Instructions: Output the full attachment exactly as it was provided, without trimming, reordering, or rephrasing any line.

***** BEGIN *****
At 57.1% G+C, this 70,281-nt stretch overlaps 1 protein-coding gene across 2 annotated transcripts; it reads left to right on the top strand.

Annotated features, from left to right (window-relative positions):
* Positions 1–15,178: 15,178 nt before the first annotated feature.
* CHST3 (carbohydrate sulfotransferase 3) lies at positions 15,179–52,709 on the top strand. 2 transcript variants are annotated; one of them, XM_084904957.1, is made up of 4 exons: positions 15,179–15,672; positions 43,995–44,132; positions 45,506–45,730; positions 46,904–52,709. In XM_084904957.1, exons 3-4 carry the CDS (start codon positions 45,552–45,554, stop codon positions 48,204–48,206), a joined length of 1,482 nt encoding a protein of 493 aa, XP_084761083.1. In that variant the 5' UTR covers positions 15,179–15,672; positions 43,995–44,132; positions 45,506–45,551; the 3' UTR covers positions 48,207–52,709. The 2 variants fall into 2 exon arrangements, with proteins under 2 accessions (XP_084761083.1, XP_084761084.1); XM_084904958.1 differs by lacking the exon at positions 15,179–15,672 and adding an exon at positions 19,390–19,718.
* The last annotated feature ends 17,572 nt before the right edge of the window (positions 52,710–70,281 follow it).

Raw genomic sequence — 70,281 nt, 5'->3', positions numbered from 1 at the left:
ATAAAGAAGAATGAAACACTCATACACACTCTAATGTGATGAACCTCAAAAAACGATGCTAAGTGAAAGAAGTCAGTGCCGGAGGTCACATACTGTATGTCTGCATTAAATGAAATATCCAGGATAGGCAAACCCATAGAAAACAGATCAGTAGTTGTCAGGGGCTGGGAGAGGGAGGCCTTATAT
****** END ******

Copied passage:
At 57.1% G+C, this 70,281-nt stretch overlaps 1 protein-coding gene across 2 annotated transcripts; it reads left to right on the top strand.

Annotated features, from left to right (window-relative positions):
* Positions 1–15,178: 15,178 nt before the first annotated feature.
* CHST3 (carbohydrate sulfotransferase 3) lies at positions 15,179–52,709 on the top strand. 2 transcript variants are annotated; one of them, XM_084904957.1, is made up of 4 exons: positions 15,179–15,672; positions 43,995–44,132; positions 45,506–45,730; positions 46,904–52,709. In XM_084904957.1, exons 3-4 carry the CDS (start codon positions 45,552–45,554, stop codon positions 48,204–48,206), a joined length of 1,482 nt encoding a protein of 493 aa, XP_084761083.1. In that variant the 5' UTR covers positions 15,179–15,672; positions 43,995–44,132; positions 45,506–45,551; the 3' UTR covers positions 48,207–52,709. The 2 variants fall into 2 exon arrangements, with proteins under 2 accessions (XP_084761083.1, XP_084761084.1); XM_084904958.1 differs by lacking the exon at positions 15,179–15,672 and adding an exon at positions 19,390–19,718.
* The last annotated feature ends 17,572 nt before the right edge of the window (positions 52,710–70,281 follow it).

Raw genomic sequence — 70,281 nt, 5'->3', positions numbered from 1 at the left:
ATAAAGAAGAATGAAACACTCATACACACTCTAATGTGATGAACCTCAAAAAACGATGCTAAGTGAAAGAAGTCAGTGCCGGAGGTCACATACTGTATGTCTGCATTAAATGAAATATCCAGGATAGGCAAACCCATAGAAAACAGATCAGTAGTTGTCAGGGGCTGGGAGAGGGAGGCCTTATAT